Killing It

I consider myself a lucky freelancer, one who doesn't have to do a whole lot of pitching to get steady work. The bills are getting paid, travel plans are being made, and I'm excited about the work that I'm doing.

So it was a really big deal a few months ago when an editor that I had never worked with (had never met, in fact) at a national magazine for which I'd never written gave me the green light on a health story that I am quite passionate about. I was pleased that, rather than rely on previous contacts and friends for work, I had made a new professional connection, one that held the promise of future collaborations.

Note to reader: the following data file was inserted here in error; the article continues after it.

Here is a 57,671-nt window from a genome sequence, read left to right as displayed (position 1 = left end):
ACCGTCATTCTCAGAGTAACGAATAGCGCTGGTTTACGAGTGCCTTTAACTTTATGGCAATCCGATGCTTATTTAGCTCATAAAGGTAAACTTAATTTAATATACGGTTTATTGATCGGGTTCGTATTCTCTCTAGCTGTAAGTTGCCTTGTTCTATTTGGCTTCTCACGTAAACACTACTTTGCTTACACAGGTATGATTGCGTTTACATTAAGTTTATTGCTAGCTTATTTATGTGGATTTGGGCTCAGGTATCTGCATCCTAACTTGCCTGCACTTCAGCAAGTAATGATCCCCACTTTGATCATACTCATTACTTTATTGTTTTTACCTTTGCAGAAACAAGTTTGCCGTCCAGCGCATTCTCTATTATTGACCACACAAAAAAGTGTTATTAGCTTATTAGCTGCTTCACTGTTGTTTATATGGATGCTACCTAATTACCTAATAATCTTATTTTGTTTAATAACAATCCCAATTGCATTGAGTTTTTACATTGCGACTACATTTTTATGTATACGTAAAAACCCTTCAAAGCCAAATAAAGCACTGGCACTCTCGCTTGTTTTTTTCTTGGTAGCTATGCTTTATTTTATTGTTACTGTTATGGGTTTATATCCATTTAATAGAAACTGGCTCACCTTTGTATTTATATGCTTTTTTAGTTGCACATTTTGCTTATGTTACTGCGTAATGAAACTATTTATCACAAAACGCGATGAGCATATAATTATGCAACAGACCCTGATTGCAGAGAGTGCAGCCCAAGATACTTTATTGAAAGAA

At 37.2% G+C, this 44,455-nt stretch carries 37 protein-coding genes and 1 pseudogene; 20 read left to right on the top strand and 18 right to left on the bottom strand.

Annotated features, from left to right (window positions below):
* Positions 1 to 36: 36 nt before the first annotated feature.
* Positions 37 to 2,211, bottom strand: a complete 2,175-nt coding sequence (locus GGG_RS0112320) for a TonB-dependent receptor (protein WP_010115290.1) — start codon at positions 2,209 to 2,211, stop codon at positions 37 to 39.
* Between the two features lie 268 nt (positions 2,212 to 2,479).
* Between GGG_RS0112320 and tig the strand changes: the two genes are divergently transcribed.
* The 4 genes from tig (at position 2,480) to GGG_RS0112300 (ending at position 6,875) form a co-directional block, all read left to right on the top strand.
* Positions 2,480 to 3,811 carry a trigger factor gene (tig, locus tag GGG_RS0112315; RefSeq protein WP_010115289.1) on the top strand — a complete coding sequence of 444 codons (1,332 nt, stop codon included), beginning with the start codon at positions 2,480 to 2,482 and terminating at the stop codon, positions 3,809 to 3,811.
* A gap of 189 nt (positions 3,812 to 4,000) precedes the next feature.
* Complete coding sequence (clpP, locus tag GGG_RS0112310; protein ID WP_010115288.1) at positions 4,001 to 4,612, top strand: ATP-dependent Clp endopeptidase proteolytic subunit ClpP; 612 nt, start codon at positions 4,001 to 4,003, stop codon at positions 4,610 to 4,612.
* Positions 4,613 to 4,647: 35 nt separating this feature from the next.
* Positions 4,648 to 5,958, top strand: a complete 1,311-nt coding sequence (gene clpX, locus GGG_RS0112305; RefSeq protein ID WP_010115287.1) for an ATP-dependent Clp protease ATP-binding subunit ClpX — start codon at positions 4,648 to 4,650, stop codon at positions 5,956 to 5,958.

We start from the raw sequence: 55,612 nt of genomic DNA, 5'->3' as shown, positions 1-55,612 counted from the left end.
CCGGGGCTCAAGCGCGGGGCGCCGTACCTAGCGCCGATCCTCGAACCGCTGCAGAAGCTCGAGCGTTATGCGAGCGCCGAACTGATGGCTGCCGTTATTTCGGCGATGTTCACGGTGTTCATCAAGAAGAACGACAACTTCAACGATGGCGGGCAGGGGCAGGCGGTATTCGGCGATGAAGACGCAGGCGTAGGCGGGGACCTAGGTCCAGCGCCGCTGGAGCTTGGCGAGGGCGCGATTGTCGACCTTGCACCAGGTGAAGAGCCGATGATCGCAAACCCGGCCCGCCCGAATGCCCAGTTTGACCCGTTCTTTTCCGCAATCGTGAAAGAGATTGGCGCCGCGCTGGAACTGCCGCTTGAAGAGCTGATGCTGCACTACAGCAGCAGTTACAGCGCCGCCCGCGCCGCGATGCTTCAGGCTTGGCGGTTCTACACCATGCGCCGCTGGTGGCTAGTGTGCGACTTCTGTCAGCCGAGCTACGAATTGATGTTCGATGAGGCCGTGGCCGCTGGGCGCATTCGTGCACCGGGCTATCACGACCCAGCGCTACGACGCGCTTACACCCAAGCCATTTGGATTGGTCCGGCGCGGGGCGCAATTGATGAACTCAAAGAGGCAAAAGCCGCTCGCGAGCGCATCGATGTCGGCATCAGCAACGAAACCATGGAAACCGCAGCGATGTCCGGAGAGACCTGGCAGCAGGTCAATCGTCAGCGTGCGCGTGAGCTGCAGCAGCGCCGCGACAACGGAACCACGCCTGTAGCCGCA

But, as is the case in journalism these days, the magazine laid off a handful of editors, including the one who I was now working for, and my story fell into editorial limbo.

This was new professional terrain for me. With the magazine under new leadership, I suspected that my story was likely to be part of the house-cleaning, and I was right. My piece was shelved and I was bought out.

The kill fee.

I had heard so much about it, but this was my first time having a commissioned story canned. I was excited about the story, and it had involved a great deal of research and reporting, of which I was proud. And I had been pretty excited to see my byline in this particular magazine that I had been an avid reader of for years.

But I get paid, the story could see the light of day elsewhere, and I may yet work my byline into this magazine. So, really, everything's fine. I've had my first taste of something that all freelancers experience at some point and there's only one answer to it.

Keep on pitching.